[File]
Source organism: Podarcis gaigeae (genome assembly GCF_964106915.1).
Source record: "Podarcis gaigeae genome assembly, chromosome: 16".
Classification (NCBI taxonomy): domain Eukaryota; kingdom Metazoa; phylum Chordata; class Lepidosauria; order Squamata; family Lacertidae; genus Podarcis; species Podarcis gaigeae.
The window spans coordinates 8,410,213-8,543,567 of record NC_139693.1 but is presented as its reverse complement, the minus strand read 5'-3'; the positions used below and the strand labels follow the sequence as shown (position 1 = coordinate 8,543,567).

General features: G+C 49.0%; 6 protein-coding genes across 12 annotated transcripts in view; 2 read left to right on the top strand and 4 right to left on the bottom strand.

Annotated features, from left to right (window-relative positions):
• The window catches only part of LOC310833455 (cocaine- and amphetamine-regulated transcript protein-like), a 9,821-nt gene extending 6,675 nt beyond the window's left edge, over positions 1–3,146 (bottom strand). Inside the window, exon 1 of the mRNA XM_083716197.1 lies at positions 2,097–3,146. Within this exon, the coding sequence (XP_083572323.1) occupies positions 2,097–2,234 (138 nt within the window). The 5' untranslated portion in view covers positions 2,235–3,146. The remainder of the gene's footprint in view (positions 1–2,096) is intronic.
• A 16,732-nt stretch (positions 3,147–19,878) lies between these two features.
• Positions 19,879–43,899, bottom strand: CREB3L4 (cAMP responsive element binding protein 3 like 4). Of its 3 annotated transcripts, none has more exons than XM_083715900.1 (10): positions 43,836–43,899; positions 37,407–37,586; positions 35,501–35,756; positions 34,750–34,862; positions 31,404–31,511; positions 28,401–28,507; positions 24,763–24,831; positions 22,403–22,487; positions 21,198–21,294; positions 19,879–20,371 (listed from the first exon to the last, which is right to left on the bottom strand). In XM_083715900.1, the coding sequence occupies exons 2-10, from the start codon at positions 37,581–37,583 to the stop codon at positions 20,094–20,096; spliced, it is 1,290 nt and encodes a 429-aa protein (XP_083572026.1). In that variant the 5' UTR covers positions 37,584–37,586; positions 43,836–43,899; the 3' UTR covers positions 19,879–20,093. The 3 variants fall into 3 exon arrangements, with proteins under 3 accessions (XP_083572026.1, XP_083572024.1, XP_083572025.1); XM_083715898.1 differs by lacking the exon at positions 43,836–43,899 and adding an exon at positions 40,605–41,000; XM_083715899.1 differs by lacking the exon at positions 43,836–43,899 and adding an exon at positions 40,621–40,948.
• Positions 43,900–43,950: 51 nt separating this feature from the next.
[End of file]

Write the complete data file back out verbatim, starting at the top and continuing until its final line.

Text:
Source organism: Podarcis gaigeae (genome assembly GCF_964106915.1).
Source record: "Podarcis gaigeae genome assembly, chromosome: 16".
Classification (NCBI taxonomy): domain Eukaryota; kingdom Metazoa; phylum Chordata; class Lepidosauria; order Squamata; family Lacertidae; genus Podarcis; species Podarcis gaigeae.
The window spans coordinates 8,410,213-8,543,567 of record NC_139693.1 but is presented as its reverse complement, the minus strand read 5'-3'; the positions used below and the strand labels follow the sequence as shown (position 1 = coordinate 8,543,567).

General features: G+C 49.0%; 6 protein-coding genes across 12 annotated transcripts in view; 2 read left to right on the top strand and 4 right to left on the bottom strand.

Annotated features, from left to right (window-relative positions):
• The window catches only part of LOC310833455 (cocaine- and amphetamine-regulated transcript protein-like), a 9,821-nt gene extending 6,675 nt beyond the window's left edge, over positions 1–3,146 (bottom strand). Inside the window, exon 1 of the mRNA XM_083716197.1 lies at positions 2,097–3,146. Within this exon, the coding sequence (XP_083572323.1) occupies positions 2,097–2,234 (138 nt within the window). The 5' untranslated portion in view covers positions 2,235–3,146. The remainder of the gene's footprint in view (positions 1–2,096) is intronic.
• A 16,732-nt stretch (positions 3,147–19,878) lies between these two features.
• Positions 19,879–43,899, bottom strand: CREB3L4 (cAMP responsive element binding protein 3 like 4). Of its 3 annotated transcripts, none has more exons than XM_083715900.1 (10): positions 43,836–43,899; positions 37,407–37,586; positions 35,501–35,756; positions 34,750–34,862; positions 31,404–31,511; positions 28,401–28,507; positions 24,763–24,831; positions 22,403–22,487; positions 21,198–21,294; positions 19,879–20,371 (listed from the first exon to the last, which is right to left on the bottom strand). In XM_083715900.1, the coding sequence occupies exons 2-10, from the start codon at positions 37,581–37,583 to the stop codon at positions 20,094–20,096; spliced, it is 1,290 nt and encodes a 429-aa protein (XP_083572026.1). In that variant the 5' UTR covers positions 37,584–37,586; positions 43,836–43,899; the 3' UTR covers positions 19,879–20,093. The 3 variants fall into 3 exon arrangements, with proteins under 3 accessions (XP_083572026.1, XP_083572024.1, XP_083572025.1); XM_083715898.1 differs by lacking the exon at positions 43,836–43,899 and adding an exon at positions 40,605–41,000; XM_083715899.1 differs by lacking the exon at positions 43,836–43,899 and adding an exon at positions 40,621–40,948.
• Positions 43,900–43,950: 51 nt separating this feature from the next.